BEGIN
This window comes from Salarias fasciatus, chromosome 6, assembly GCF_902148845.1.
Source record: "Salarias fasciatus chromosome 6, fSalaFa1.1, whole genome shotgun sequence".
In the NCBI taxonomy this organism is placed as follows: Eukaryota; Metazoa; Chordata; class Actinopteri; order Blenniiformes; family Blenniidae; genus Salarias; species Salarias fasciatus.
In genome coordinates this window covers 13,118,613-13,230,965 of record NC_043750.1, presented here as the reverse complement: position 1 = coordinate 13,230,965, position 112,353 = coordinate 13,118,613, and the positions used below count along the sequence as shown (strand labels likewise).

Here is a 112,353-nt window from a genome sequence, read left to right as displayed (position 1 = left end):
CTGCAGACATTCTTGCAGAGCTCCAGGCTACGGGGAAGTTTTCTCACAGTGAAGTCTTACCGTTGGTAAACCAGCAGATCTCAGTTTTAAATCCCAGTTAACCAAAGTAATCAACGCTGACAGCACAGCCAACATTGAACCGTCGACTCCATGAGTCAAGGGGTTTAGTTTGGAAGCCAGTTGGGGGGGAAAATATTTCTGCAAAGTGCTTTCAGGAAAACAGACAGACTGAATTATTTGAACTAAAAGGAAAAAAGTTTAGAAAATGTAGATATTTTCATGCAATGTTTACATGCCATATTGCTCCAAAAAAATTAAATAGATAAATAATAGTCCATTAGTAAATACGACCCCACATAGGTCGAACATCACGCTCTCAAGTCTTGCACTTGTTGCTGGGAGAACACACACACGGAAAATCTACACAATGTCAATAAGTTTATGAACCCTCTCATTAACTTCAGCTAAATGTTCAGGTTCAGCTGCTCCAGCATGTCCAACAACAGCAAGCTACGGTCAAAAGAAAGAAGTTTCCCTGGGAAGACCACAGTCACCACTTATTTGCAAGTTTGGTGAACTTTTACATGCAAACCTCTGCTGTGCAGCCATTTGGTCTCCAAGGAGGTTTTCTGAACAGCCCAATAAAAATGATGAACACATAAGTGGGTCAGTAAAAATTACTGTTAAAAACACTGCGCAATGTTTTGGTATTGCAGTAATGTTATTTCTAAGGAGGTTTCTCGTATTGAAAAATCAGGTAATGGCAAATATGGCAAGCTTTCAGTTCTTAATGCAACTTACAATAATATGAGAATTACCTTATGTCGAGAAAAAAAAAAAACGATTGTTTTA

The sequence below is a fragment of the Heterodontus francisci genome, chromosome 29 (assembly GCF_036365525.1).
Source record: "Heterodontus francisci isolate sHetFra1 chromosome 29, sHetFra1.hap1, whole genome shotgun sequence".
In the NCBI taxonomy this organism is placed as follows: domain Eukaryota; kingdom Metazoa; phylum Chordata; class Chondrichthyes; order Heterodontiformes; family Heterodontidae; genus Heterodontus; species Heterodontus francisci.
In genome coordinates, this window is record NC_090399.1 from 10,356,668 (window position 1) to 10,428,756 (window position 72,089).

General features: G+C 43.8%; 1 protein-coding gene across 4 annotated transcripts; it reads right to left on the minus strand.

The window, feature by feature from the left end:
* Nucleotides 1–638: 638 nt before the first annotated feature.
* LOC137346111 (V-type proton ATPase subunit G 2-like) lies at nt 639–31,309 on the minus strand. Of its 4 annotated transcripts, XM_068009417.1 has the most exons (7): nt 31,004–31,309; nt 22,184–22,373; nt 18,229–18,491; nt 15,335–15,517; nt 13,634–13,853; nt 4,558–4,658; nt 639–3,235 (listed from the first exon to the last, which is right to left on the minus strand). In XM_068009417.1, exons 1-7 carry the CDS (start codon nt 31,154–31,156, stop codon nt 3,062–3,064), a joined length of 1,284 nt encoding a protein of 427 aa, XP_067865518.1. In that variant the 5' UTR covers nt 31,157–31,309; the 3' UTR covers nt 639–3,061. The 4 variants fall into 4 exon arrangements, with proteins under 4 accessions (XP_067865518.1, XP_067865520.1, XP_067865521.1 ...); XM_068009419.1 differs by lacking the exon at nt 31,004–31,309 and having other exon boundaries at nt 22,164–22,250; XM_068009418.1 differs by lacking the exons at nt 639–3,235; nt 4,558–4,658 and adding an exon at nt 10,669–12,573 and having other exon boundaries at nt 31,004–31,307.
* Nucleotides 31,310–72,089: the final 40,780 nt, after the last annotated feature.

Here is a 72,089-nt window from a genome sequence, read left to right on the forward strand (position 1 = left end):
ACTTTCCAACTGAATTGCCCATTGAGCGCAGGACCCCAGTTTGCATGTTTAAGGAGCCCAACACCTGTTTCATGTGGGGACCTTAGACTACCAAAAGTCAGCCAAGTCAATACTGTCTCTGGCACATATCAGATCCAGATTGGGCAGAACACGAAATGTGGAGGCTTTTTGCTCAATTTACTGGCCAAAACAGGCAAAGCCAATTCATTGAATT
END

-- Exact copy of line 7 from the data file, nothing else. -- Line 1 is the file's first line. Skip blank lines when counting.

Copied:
The sequence below is a fragment of the Heterodontus francisci genome, chromosome 29 (assembly GCF_036365525.1).